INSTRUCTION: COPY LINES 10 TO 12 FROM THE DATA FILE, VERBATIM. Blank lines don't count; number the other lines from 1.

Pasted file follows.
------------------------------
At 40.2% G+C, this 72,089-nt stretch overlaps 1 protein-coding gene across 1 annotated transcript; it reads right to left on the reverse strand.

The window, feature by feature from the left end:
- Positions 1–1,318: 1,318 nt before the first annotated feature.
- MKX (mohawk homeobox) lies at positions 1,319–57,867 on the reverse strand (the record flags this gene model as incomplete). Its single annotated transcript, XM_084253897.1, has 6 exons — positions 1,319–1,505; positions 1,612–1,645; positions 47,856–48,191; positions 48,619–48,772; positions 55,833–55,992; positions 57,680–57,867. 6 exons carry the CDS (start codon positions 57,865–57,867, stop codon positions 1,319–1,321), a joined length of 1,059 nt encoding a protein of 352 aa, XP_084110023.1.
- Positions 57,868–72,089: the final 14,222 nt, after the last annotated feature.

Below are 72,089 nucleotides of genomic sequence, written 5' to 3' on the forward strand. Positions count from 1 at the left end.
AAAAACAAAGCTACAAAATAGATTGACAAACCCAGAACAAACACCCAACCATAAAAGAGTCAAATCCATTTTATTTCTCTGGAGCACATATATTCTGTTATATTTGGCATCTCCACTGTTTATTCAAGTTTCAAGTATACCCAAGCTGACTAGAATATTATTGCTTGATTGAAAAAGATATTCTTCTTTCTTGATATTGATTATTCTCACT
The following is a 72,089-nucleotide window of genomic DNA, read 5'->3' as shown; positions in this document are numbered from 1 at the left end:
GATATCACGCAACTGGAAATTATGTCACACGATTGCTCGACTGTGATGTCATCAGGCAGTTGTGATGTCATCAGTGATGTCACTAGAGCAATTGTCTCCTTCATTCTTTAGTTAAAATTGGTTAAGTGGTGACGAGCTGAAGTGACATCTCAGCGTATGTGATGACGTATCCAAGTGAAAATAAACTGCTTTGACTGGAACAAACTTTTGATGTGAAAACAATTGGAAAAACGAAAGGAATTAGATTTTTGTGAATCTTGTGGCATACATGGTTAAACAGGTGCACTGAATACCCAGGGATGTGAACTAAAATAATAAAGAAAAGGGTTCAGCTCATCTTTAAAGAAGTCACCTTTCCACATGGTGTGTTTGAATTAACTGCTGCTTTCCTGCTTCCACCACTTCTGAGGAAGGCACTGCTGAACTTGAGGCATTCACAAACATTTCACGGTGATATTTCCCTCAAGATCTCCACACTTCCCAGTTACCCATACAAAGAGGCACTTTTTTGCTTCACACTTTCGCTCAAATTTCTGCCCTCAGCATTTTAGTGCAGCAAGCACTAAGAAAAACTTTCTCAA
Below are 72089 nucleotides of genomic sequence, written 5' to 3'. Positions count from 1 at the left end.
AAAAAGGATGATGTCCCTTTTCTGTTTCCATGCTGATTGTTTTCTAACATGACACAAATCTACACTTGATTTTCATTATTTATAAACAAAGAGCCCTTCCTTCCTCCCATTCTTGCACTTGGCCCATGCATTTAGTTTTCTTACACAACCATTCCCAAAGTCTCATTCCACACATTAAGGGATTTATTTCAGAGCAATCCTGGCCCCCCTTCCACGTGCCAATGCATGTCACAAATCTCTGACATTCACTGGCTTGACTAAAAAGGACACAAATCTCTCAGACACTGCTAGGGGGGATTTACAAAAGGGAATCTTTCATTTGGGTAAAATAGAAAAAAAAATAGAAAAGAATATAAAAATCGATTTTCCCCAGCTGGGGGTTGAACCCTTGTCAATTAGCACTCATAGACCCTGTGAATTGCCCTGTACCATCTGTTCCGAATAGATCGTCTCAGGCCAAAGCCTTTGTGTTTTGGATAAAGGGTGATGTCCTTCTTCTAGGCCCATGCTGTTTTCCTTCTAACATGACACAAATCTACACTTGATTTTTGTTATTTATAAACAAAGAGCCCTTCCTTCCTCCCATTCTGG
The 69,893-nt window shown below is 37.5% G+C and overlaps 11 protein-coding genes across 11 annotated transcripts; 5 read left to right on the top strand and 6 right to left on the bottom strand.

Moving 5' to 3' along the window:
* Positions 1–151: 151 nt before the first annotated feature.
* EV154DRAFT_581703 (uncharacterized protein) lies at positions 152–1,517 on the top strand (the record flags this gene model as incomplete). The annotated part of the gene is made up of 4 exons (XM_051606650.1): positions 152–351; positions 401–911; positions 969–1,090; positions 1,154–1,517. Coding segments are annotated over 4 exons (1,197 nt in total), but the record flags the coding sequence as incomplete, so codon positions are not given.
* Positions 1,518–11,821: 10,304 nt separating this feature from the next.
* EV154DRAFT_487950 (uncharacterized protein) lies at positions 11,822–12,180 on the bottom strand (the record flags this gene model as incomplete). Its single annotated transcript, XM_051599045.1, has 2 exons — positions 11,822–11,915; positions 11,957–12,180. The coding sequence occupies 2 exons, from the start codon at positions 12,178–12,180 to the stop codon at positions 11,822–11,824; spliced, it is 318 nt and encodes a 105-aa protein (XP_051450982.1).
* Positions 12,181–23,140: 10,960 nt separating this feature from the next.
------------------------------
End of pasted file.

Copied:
Below are 72089 nucleotides of genomic sequence, written 5' to 3'. Positions count from 1 at the left end.
AAAAAGGATGATGTCCCTTTTCTGTTTCCATGCTGATTGTTTTCTAACATGACACAAATCTACACTTGATTTTCATTATTTATAAACAAAGAGCCCTTCCTTCCTCCCATTCTTGCACTTGGCCCATGCATTTAGTTTTCTTACACAACCATTCCCAAAGTCTCATTCCACACATTAAGGGATTTATTTCAGAGCAATCCTGGCCCCCCTTCCACGTGCCAATGCATGTCACAAATCTCTGACATTCACTGGCTTGACTAAAAAGGACACAAATCTCTCAGACACTGCTAGGGGGGATTTACAAAAGGGAATCTTTCATTTGGGTAAAATAGAAAAAAAAATAGAAAAGAATATAAAAATCGATTTTCCCCAGCTGGGGGTTGAACCCTTGTCAATTAGCACTCATAGACCCTGTGAATTGCCCTGTACCATCTGTTCCGAATAGATCGTCTCAGGCCAAAGCCTTTGTGTTTTGGATAAAGGGTGATGTCCTTCTTCTAGGCCCATGCTGTTTTCCTTCTAACATGACACAAATCTACACTTGATTTTTGTTATTTATAAACAAAGAGCCCTTCCTTCCTCCCATTCTGG
The 69,893-nt window shown below is 37.5% G+C and overlaps 11 protein-coding genes across 11 annotated transcripts; 5 read left to right on the top strand and 6 right to left on the bottom strand.